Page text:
Aesthetics is defined as:
1. the branch of philosophy dealing with such notions as the beautiful, the ugly, the sublime, the comic, etc., as applicable to the fine arts, with a view to establishing the meaning and validity of critical judgments concerning works of art, and the principles underlying or justifying such judgments. 2. the study of the mind and emotions in relation to the sense of beauty.23
definition, above, raises a key issue: emotions. There is a very strong
relationship between aesthetics and emotions. In Western Civilization,
we have tended to associate greatness in the arts with the power of
both the intellectual concepts and the emotional reactions which are
invoked by any given artistic expression. This concept applies equally
well regardless of the particular medium: music, drama, sculpture,
painting, or whatever.
Aesthetics is more than a matter of personal taste, since it includes an implied component of justification. The justification is expressed in philosophical terms, and thus there is established a close relationship between philosophical values and aesthetical values. When you criticize a person's taste in the arts, you are criticizing that person's personal philosophy, and to some degree, you call that person's entire character into question. It is for this reason that disputes over works of art have been known to lead to fist fights, duels, and other forms of violence.
There are those who assert that the state of a civilization's arts may be used to measure the state of advancement or decline in that civilization.24 Those people tend to decry "modern art" as symbolic mostly of the philosophical bankruptcy of our culture. The same sort of thing is said about the taste of the masses in music. It is the study of Aesthetics which gives (or removes) validity to judgments such at those.
But we must not forget that Aesthetics is only a part of Philosophy, and that there is a necessary relationship between our view of the arts and our own personal philosophy. For example, in the arenas of Ethics and Politics, we must decide if public support of the arts is desirable. But we must never forget the key role which our aesthetic values play in our total world view; which is to say in our Philosophy.
is no question that Religion is inextricably intertwined with the
questions of Metaphysics and Ethics. In most times and places, Religion
is an instrumentality of the state, in one form or another, and is thus
also intimately involved with Politics. Finally, many of the greatest
artistic triumphs of mankind were originally inspired by religious
themes, or even paid for by the products of the collection plate, so
Aesthetics obviously has a great debt to Religion. Religion and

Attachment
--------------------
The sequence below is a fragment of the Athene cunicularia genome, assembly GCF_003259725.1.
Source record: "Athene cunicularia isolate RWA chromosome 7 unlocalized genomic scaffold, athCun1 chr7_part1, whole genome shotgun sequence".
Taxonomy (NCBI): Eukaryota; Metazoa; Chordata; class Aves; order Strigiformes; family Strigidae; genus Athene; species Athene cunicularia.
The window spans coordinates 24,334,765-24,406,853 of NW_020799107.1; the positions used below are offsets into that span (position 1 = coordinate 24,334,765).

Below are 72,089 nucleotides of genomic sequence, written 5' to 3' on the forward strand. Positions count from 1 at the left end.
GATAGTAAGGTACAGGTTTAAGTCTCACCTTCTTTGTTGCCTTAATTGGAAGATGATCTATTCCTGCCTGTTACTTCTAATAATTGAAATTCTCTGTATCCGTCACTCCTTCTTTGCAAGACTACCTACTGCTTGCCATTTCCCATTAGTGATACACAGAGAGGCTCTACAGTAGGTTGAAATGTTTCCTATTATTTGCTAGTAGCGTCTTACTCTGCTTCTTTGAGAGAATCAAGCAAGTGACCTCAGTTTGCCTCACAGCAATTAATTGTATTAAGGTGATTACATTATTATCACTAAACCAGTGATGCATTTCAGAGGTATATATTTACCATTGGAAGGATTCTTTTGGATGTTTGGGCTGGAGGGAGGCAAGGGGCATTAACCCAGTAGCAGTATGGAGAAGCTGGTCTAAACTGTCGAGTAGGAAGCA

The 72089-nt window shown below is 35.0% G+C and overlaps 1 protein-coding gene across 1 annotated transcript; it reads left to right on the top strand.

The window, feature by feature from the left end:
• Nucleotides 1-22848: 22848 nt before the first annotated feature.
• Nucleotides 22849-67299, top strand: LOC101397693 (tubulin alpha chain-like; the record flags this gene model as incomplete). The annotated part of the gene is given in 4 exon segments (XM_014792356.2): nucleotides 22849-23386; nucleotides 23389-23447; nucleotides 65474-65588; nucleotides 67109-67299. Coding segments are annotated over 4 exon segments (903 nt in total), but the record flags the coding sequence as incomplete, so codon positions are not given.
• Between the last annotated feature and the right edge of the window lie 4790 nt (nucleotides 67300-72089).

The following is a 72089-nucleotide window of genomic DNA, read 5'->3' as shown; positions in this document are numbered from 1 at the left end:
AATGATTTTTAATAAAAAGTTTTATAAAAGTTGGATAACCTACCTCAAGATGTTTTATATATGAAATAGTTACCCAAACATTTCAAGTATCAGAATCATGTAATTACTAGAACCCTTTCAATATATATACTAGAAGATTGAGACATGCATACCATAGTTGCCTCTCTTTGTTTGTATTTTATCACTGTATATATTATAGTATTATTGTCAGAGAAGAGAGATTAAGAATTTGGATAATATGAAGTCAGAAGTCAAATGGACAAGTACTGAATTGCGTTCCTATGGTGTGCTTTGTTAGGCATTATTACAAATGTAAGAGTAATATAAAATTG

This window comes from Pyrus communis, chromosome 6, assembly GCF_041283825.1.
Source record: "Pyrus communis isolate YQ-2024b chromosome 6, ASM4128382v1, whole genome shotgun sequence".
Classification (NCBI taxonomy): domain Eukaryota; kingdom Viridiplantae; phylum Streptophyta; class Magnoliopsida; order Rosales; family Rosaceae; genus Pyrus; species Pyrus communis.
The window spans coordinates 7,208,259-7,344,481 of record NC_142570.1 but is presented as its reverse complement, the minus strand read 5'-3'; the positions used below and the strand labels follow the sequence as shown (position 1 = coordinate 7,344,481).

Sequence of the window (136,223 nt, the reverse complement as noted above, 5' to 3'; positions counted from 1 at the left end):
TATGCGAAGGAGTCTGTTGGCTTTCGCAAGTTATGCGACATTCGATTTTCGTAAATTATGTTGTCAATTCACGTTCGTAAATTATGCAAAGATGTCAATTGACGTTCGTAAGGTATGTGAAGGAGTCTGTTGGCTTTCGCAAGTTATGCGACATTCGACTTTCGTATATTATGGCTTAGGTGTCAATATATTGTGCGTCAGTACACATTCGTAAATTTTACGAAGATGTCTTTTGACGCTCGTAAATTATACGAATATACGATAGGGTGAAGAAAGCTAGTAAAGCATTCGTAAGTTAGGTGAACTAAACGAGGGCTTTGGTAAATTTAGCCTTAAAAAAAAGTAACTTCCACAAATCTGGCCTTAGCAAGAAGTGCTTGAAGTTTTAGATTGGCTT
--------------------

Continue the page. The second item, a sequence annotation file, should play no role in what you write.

Aesthetics both deal with inspiration and controlled emotional
reactions, so the relationship is even closer than you might otherwise
imagine. You could even say that Religion and Philosophy are
alternative views of the same thing, although the partisans of both
would be angered by that thought.
The downfall of Religion is Epistemology, "How do you know it?" For Christianity, the answer would appear to be: "Jesus told Matthew, Mark, Luke, and John, and Paul wrote it all down for us to read." Well, who told Jesus and Paul? God? You're kidding.
You see, the earliest known texts antedate Jesus by at least half a century, and it was really not until Saint Jerome came out with the "Standard" bible in roughly 400 a. d. that there was any real attempt at accurate preservation of content. These known facts do call into substantial question the accuracy of the Christian religious texts which we have today.
And even if the texts are absolutely accurate, who speaks for their truth? The true answer is clearly: Jesus, as interpreted by Matthew, Mark, Luke, and John. Jesus did not see fit to write anything down on his own. This is an amazingly coincidental failure of virtually every really great figure in Religion. Neither Jesus, Mohammed, nor Buddha took the time to actually write anything down on their own. Each related an oral tradition which was committed to paper only many years after the original recitation. Anyone who has experience with the "circle game"25 knows of the possible inaccuracies of any oral history or similar method of transmitting knowledge. Any chain is only as strong as its weakest link, and thus every Christian depends on several decades of oral tradition, along with the supposed good judgment of Saint Jerome in reconstructing all of the key texts.
But the purpose of my insisting on retaining Religion as a branch of Philosophy is not to merely run it down, because Religion deserves better than that. We must actually deal with it. Clearly, there is a need for spirituality in all mankind. Otherwise, Religion would immediately die during any age of reason. This yearning for spiritually fulfilling experiences is clearly something which Philosophy must address, one way or another.
The mere definition of Religion displays both its relationship to, and its distinction from, Philosophy. Religion is:
1. a set of beliefs concerning the cause, nature, and purpose of the universe, esp. when considered as the creation of a superhuman agency or agencies, usually involving devotional and ritual observances, and often containing a moral code governing the conduct of human affairs. 2. a specific fundamental set of beliefs and practices generally agreed upon by a number of persons or sects . . . . 6. something one believes in and follows devotedly; a point or matter of ethics or conscience . . . .26
In point of fact, Will Durant did not consider religion to be a proper part of Philosophy, but to instead be the "Great Enemy" of Philosophy. In the first chapter of The Mansions of Philosophy (1929), he wrote (on page 21):